Surgeon Bhuvanesh Singh (center) presents a patient's case to surgeon Ian Ganly (left), diagnostic radiologist Hilda Stambuk (right), and other members of the Head and Neck Cancer Disease Management Team.
Before you begin treatment, your care team will need to diagnose which type of head and neck cancer you have. This is a key first step in developing the best treatment plan for you.
At Memorial Sloan Kettering, sophisticated pathology and imaging tests provide our care teams with a lot of information. The radiologists and pathologists who perform these tests focus on head and neck cancer. This training gives our team the expertise to ensure that you get the right diagnosis. We personalize your care as much as possible.
Throughout the course of your treatment, we’ll continue to use some of these tests to track the size of the tumor and assess your response to treatment.
Physical Exam for Head and Neck Cancer
Your doctor will thoroughly examine the head and neck area, feeling for abnormalities, looking inside the mouth and throat, and using mirrors and lights to examine hard-to-see areas. An experienced doctor may be able to detect problems that a less-experienced one might not observe.
In some cases, your doctor may use an endoscope (a thin lighted tube with a camera at its tip). This tool is helpful in examining areas of the head and neck that are more difficult to reach. The tube may be inserted through the nose or mouth. A topical anesthetic (a medication applied directly to the nose and throat) can make the examination more comfortable for you.
The exact name of the endoscopy procedure depends on where the tumor is located. For example, you may need a nasopharyngoscopy, pharyngoscopy, or laryngoscopy. Occasionally, a doctor will perform a more thorough type of endoscopic examination called a panendoscopy. This procedure requires general anesthesia.
Your doctor may be able to make a diagnosis based on a needle aspiration of the tumor. However, many people need to have a surgical biopsy. During a biopsy, a surgeon removes a small amount of abnormal tissue from the area where the cancer is suspected. A pathologist then examines the sample under a microscope and works with the other members of the care team to make a diagnosis.
At MSK, we have a team of pathologists whose sole focus is diagnosing cancer of the head and neck. This specialization allows us to make the most-precise diagnosis possible. A more-precise diagnosis can improve the effectiveness of your treatment or spare you from treatment that won’t work against the disease.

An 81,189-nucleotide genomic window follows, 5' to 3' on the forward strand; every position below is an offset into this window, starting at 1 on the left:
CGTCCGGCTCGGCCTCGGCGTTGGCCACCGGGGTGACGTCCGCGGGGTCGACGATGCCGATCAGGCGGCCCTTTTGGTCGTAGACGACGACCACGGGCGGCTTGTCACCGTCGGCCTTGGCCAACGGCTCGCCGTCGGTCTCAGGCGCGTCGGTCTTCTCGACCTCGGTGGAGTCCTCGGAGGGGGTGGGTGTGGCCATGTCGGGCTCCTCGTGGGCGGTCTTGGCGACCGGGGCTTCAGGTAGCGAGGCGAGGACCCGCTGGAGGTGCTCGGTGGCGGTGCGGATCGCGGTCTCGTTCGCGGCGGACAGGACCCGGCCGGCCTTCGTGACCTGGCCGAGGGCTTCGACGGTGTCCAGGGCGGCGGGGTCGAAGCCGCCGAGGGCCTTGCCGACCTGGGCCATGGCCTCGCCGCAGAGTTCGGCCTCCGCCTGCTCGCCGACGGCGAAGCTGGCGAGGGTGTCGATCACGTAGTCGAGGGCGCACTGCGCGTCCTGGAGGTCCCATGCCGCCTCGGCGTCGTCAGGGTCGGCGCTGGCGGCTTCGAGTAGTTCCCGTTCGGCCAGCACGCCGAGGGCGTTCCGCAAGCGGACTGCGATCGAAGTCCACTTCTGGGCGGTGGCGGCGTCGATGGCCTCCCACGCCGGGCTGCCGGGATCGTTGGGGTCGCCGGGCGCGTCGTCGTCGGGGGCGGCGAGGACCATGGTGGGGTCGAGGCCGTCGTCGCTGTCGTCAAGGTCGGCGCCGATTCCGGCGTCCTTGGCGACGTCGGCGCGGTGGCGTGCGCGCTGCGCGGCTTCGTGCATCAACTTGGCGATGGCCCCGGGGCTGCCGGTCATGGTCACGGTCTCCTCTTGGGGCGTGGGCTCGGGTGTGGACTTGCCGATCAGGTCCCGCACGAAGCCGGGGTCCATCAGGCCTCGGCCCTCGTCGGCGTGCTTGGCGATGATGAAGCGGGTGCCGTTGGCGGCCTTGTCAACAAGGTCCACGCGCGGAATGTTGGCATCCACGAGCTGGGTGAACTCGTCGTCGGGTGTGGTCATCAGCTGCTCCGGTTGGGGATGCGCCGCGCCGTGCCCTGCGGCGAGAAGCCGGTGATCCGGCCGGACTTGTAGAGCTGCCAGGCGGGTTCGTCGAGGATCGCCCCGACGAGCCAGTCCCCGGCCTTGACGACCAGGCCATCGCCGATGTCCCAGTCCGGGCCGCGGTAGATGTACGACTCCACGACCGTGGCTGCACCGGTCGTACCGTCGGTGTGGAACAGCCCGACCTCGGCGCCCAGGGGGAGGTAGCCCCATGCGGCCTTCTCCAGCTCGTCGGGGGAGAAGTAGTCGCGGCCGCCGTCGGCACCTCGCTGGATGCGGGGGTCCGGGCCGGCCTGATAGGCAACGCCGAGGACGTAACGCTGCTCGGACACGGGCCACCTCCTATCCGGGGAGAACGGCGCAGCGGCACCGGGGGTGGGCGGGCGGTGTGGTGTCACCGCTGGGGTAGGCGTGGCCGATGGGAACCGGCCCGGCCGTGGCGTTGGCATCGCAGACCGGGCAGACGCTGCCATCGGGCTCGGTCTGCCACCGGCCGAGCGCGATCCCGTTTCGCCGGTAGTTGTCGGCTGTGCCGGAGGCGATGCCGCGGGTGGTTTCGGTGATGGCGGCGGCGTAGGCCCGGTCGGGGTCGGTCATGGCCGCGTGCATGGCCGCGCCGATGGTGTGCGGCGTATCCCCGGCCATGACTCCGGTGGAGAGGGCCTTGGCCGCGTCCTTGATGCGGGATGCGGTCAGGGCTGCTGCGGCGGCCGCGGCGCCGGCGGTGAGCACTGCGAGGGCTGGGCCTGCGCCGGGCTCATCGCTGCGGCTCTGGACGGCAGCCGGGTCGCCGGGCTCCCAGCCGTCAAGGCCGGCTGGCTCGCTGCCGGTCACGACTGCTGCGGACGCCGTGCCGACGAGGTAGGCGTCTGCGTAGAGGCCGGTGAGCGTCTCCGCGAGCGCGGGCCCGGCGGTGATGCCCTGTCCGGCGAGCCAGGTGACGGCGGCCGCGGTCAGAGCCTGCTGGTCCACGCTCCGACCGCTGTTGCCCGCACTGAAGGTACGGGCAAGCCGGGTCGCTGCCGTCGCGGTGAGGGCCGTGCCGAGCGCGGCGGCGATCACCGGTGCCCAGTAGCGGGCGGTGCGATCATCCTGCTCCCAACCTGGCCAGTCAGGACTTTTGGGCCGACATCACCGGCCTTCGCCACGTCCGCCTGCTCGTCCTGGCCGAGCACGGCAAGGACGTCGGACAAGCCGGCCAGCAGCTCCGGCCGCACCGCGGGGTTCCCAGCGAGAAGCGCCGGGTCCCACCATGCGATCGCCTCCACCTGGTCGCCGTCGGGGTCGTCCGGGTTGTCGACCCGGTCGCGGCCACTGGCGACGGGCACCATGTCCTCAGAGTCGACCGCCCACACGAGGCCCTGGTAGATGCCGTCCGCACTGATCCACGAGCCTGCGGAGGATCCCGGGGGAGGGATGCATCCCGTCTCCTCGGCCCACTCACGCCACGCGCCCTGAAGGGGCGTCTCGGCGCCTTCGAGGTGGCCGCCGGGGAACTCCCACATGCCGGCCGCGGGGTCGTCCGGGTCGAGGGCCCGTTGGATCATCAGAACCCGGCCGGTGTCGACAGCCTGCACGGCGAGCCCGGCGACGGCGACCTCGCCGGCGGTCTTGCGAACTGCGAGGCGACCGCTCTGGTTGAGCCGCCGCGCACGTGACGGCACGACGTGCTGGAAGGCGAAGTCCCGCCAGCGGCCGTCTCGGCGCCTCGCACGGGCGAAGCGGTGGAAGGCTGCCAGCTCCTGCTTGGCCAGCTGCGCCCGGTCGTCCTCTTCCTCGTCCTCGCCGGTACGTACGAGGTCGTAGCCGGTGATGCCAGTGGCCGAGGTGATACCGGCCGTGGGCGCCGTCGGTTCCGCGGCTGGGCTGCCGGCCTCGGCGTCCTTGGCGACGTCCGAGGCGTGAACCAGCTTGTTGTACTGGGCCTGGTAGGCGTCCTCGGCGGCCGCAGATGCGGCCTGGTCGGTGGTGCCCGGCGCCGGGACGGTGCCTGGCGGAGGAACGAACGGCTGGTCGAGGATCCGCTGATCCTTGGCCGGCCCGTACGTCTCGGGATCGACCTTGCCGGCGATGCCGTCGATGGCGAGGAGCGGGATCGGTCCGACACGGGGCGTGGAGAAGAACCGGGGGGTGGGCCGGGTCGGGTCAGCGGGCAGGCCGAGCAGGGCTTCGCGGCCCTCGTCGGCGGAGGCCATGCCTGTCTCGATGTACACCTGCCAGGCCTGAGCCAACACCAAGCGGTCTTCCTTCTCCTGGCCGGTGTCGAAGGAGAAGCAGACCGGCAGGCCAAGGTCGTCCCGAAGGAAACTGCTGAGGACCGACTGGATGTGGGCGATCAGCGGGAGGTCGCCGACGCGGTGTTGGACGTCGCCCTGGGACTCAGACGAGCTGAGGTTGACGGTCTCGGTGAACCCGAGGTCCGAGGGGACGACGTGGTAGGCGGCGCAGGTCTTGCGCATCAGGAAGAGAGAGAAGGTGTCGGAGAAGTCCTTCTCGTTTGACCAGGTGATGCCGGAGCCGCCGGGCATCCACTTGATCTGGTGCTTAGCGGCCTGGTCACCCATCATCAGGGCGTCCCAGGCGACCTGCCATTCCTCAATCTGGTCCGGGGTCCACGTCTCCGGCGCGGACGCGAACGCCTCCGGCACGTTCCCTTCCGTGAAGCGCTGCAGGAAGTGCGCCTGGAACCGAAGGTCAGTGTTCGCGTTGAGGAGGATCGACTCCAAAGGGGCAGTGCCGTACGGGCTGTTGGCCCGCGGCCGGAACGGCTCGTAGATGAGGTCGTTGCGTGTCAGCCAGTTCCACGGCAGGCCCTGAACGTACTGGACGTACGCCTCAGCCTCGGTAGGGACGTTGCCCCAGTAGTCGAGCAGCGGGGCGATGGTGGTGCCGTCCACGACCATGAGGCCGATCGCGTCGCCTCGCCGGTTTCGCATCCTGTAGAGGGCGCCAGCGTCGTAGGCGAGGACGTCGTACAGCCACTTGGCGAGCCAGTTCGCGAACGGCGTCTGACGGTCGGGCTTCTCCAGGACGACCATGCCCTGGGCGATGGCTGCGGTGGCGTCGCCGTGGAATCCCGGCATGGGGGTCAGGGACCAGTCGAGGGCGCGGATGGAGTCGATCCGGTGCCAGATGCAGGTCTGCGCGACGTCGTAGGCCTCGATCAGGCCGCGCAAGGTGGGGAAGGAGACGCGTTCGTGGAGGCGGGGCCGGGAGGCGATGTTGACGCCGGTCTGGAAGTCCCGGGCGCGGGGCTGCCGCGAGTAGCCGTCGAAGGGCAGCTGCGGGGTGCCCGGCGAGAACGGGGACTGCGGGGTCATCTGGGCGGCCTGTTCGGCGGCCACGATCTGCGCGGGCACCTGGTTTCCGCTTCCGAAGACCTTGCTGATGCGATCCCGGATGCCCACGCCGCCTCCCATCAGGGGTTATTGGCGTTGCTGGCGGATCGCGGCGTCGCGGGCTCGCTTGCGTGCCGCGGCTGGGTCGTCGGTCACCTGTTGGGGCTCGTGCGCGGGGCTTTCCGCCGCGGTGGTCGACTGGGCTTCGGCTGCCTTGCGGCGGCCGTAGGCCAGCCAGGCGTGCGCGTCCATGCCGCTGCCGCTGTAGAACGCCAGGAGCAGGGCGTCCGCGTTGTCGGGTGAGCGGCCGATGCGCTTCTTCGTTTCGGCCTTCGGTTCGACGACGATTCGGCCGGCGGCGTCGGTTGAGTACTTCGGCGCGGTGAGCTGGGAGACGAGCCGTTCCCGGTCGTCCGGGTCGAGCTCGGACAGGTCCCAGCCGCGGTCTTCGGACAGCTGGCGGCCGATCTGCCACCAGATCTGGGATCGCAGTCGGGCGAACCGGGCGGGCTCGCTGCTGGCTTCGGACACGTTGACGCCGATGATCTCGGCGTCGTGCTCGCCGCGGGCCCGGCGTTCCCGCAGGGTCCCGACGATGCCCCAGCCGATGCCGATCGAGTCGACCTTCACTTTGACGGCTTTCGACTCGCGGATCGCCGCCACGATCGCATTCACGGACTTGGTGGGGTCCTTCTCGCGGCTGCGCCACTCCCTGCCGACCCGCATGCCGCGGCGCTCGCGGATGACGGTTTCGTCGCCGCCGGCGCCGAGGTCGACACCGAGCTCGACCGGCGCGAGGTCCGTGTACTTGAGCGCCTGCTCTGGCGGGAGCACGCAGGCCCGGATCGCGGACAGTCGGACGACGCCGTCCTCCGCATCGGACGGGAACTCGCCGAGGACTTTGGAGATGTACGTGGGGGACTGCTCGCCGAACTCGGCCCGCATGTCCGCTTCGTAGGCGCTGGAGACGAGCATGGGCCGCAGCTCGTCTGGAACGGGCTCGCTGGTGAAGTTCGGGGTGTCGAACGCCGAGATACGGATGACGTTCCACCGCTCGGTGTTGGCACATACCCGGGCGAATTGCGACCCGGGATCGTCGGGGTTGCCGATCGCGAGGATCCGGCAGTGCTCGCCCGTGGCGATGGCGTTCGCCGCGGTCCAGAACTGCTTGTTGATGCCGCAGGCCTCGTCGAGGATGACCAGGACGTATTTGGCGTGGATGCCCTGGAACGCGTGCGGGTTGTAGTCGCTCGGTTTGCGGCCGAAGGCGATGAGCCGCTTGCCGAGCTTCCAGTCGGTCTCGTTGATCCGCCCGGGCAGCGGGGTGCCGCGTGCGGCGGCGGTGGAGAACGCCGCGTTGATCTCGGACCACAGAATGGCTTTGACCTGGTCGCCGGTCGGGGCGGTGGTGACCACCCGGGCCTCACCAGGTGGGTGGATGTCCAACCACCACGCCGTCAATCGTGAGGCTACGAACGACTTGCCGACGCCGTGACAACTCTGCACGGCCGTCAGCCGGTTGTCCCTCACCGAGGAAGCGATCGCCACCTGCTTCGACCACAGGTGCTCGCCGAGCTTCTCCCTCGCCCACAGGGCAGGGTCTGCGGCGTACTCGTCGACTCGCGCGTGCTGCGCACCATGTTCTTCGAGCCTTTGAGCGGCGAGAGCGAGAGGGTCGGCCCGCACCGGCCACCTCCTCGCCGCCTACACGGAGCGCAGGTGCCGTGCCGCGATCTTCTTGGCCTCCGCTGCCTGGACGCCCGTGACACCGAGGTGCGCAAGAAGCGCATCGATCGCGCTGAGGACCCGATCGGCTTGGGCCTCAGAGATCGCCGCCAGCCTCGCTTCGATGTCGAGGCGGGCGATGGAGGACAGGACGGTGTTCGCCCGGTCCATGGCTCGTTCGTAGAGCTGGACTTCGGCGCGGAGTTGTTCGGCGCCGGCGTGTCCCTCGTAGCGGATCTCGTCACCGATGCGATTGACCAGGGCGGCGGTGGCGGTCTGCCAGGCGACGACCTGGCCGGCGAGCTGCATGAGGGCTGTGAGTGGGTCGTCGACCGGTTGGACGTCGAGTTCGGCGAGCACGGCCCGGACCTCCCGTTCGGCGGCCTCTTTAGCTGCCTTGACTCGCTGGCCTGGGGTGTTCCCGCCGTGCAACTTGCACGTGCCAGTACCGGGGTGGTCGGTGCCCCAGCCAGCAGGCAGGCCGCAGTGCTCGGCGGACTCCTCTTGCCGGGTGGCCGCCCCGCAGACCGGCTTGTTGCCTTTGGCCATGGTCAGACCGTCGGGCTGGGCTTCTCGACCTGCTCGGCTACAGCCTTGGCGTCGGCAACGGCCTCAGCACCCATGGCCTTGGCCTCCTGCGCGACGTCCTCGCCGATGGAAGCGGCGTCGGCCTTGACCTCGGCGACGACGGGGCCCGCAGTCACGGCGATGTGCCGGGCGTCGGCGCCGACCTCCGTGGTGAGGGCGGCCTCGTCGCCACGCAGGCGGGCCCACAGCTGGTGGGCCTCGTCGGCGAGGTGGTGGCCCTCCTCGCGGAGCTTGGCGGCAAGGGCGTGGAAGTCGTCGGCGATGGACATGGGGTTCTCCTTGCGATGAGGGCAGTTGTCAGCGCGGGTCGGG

Diagnostic Imaging for Head and Neck Cancer
As part of making a diagnosis, a radiologist takes special X-rays of your throat. These may include CT scans, PET scans, MRIs, or a Panorex. (A Panorex is an X-ray that shows the full upper and lower jaw, plus the sinuses.)
Additional imaging tests may include a barium swallow (which helps show abnormalities in the esophagus), dental X-rays, chest X-rays, and radionuclide bone scanning (a sensitive method of measuring bone activity).
These imaging tests provide more details about the tissue. If cancer is found, the scans can show how deep the cancer is and if it has spread.
At MSK, our radiologists use the most-advanced imaging technologies to safely detect and monitor cancer. Our extensive knowledge of head and neck cancer allows us to choose the imaging approach that’s best for you and to define the precise extent of the tumor.
At Memorial Sloan Kettering, human papillomavirus (HPV) testing is routine for many people with throat cancer. We use a variety of different testing options to help us classify a tumor.
People with an HPV-positive throat cancer have a better prognosis than those with other forms of the disease. We may be able to offer you a less-intensive treatment plan that reduces your side effects without affecting your chances for a cure.
Genomic testing is also called tumor sequencing or molecular profiling. It involves looking at the cells taken from a tumor to see if there are any genetic mutations (changes in the genes) that could be linked to the type of cancer you have.
For people with advanced head and neck cancer, our experts use a testing approach called MSK-IMPACT™. This test, developed by MSK experts, screens for mutations in more than 450 genes at once.
Based on which mutations we find, we may be able to help you avoid treatments that won’t work for you. In some cases, we may be able to recommend a drug that has been approved for the specific changes in the tumor you have. Or you may be able to join a clinical trial testing a new approach, such as a targeted therapy or immunotherapy.
Genetic information about the tumor can help us predict the chances that the cancer will return after treatment.
Almost all of these genetic changes are found only in cancer cells, not in normal cells, which means they cannot be passed on to your children.